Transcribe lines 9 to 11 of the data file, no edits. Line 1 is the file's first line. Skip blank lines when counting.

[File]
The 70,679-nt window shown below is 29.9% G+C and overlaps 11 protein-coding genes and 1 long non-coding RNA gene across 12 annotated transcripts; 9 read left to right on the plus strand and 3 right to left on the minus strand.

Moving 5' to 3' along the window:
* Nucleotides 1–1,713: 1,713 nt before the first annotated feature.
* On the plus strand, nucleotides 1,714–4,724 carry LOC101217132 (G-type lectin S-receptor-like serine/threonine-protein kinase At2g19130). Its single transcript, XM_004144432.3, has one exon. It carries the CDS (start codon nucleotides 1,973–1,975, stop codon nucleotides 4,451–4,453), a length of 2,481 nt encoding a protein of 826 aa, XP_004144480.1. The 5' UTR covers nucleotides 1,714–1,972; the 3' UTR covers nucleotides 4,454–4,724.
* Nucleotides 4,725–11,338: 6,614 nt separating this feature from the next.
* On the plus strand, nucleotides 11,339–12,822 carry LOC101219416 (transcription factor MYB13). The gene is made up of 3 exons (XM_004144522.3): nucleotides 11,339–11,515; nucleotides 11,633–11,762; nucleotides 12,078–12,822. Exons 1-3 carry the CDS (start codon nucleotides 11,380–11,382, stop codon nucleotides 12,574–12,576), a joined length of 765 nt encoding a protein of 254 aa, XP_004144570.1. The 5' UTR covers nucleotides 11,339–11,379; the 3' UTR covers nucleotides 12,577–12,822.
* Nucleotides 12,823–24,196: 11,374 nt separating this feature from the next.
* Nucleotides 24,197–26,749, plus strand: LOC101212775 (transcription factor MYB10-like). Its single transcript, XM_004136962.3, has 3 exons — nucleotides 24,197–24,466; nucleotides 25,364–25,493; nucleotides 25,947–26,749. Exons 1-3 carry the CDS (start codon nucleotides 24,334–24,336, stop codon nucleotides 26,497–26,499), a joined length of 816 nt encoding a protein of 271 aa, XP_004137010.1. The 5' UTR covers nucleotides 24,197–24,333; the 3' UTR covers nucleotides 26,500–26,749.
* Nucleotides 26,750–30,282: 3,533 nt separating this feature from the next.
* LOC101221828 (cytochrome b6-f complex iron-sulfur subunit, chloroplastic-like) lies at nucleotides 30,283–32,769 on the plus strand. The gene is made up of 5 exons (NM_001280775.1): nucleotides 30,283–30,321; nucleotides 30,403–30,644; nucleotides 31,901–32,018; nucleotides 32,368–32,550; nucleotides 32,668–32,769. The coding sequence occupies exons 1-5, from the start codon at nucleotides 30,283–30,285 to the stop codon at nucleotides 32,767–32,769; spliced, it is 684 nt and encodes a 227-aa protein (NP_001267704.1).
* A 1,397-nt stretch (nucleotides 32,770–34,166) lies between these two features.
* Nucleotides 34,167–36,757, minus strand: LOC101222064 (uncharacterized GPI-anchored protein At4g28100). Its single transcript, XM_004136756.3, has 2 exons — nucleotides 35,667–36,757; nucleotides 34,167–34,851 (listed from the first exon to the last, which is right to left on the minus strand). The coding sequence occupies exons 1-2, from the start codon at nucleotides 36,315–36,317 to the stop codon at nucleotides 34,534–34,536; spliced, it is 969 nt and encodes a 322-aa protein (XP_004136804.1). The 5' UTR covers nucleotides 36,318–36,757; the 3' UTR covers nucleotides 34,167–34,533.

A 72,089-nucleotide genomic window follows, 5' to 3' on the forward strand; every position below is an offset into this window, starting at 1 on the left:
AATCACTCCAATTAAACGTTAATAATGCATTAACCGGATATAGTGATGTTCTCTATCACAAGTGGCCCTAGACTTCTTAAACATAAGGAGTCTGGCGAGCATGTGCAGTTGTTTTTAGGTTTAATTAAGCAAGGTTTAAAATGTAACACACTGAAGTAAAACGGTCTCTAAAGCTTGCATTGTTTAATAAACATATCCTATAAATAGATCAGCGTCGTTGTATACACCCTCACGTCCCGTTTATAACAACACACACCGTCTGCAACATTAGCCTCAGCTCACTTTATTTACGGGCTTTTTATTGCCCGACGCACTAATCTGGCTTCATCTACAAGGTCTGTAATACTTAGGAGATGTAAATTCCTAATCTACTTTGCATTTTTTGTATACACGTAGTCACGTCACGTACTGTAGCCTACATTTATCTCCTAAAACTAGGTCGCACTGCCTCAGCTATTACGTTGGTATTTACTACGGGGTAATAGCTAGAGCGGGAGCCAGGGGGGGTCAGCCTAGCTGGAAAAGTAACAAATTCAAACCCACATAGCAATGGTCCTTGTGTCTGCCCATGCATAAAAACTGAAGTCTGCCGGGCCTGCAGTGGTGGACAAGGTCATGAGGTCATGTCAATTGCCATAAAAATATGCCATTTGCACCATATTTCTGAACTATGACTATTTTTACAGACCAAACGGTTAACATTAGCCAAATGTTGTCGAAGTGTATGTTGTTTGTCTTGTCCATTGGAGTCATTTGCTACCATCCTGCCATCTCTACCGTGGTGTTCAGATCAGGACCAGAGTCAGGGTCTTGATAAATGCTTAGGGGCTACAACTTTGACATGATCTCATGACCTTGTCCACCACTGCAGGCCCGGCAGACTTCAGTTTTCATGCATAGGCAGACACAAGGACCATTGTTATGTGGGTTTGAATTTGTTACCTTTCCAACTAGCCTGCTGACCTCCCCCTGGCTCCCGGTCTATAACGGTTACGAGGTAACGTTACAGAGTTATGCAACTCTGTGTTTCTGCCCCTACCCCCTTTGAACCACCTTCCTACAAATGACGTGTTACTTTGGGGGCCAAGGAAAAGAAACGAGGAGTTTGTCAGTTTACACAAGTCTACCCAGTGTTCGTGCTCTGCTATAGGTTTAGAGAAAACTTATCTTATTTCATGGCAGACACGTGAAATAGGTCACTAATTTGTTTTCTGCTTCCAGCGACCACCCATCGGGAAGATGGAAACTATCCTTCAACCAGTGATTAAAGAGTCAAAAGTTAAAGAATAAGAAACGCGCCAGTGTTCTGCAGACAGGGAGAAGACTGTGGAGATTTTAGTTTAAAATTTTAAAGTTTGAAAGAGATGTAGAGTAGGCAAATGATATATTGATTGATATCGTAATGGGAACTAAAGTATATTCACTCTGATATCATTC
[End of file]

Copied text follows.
* Nucleotides 26,750–30,282: 3,533 nt separating this feature from the next.
* LOC101221828 (cytochrome b6-f complex iron-sulfur subunit, chloroplastic-like) lies at nucleotides 30,283–32,769 on the plus strand. The gene is made up of 5 exons (NM_001280775.1): nucleotides 30,283–30,321; nucleotides 30,403–30,644; nucleotides 31,901–32,018; nucleotides 32,368–32,550; nucleotides 32,668–32,769. The coding sequence occupies exons 1-5, from the start codon at nucleotides 30,283–30,285 to the stop codon at nucleotides 32,767–32,769; spliced, it is 684 nt and encodes a 227-aa protein (NP_001267704.1).
* A 1,397-nt stretch (nucleotides 32,770–34,166) lies between these two features.